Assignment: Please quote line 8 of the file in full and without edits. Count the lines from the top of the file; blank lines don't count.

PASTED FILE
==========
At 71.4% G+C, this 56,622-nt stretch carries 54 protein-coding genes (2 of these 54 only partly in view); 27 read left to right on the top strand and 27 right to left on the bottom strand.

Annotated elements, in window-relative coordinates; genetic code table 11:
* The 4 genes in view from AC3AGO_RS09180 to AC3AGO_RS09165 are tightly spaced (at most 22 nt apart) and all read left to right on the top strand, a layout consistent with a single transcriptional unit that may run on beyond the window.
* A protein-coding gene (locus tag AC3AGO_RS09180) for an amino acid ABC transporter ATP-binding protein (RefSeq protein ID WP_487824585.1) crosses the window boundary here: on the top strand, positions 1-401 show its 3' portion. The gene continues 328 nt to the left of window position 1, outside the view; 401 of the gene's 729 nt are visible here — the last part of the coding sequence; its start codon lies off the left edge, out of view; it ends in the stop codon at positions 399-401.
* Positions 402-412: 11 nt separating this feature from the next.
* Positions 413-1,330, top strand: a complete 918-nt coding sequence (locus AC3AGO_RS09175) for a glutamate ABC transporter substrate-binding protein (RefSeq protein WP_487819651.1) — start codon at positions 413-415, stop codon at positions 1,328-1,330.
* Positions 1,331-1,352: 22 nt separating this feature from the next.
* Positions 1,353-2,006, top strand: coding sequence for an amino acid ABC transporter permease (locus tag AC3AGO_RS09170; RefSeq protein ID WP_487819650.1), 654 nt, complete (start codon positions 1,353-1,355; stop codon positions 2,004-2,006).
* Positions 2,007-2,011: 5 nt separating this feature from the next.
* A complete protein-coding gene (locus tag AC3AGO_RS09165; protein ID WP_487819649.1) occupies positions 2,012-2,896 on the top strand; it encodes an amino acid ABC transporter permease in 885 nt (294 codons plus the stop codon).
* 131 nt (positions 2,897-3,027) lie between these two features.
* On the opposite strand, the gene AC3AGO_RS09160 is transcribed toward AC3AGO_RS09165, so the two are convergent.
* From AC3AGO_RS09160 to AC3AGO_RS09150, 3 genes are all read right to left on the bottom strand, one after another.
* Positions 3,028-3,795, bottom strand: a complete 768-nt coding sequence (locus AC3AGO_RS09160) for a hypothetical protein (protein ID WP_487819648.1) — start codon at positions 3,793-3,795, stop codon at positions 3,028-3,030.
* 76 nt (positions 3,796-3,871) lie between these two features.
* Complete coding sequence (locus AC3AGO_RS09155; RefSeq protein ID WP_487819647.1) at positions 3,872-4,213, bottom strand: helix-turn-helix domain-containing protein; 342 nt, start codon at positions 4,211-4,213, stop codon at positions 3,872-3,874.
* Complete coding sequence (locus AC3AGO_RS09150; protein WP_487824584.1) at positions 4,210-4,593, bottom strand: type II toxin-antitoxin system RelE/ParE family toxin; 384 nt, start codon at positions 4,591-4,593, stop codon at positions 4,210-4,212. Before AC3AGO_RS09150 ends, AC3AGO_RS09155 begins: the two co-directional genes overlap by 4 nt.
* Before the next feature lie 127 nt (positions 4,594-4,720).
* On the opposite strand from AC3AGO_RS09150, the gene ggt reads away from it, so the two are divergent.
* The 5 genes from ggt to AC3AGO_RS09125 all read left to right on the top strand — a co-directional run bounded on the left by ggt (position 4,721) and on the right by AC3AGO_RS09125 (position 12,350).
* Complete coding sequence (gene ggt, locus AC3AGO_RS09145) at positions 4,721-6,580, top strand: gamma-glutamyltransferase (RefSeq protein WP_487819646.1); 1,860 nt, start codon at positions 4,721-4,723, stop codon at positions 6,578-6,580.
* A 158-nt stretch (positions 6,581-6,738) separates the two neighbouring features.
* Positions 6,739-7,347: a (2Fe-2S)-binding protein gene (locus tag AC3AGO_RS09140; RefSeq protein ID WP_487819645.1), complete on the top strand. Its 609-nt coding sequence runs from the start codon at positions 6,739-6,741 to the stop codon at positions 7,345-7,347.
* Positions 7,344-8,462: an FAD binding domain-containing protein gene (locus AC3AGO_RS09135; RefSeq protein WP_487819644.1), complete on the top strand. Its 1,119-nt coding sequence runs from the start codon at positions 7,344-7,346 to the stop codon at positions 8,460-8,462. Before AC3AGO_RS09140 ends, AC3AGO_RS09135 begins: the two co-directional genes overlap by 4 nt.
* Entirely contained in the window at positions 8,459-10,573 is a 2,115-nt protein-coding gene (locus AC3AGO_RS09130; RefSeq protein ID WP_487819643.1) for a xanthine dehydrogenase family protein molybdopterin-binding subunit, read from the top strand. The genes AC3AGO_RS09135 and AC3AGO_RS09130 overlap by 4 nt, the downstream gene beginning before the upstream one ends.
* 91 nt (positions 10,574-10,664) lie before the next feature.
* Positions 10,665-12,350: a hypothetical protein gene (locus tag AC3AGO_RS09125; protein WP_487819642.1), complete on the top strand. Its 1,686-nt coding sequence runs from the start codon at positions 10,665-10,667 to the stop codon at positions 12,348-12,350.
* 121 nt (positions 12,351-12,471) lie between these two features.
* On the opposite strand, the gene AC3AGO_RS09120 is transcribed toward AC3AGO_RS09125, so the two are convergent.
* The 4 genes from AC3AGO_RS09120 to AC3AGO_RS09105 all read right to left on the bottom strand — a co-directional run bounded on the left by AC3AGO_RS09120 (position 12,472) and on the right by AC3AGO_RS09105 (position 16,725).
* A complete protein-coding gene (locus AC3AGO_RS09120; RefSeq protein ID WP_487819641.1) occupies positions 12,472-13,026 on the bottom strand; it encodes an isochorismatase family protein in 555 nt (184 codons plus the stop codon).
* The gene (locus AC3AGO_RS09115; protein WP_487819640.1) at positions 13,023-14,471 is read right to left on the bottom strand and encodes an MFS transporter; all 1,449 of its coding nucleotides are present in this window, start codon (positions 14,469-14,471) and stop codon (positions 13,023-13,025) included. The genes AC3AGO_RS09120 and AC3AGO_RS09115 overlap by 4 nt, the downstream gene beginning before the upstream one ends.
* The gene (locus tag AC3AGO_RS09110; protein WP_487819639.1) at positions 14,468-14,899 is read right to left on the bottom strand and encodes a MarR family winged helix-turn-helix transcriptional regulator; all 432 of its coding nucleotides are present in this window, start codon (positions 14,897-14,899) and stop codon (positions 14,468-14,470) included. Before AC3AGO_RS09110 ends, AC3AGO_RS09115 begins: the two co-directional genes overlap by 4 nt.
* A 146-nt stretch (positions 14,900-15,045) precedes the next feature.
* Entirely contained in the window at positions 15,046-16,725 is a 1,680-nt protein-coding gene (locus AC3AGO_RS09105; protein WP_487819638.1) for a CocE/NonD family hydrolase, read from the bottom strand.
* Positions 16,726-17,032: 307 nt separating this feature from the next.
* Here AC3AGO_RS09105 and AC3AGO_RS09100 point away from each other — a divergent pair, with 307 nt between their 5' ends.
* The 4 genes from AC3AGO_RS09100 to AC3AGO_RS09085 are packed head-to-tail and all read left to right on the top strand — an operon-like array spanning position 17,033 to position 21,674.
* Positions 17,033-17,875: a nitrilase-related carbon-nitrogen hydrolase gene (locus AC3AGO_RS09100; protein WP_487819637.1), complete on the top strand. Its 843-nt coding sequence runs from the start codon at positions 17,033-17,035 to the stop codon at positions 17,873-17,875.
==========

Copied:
* Positions 1,353-2,006, top strand: coding sequence for an amino acid ABC transporter permease (locus tag AC3AGO_RS09170; RefSeq protein ID WP_487819650.1), 654 nt, complete (start codon positions 1,353-1,355; stop codon positions 2,004-2,006).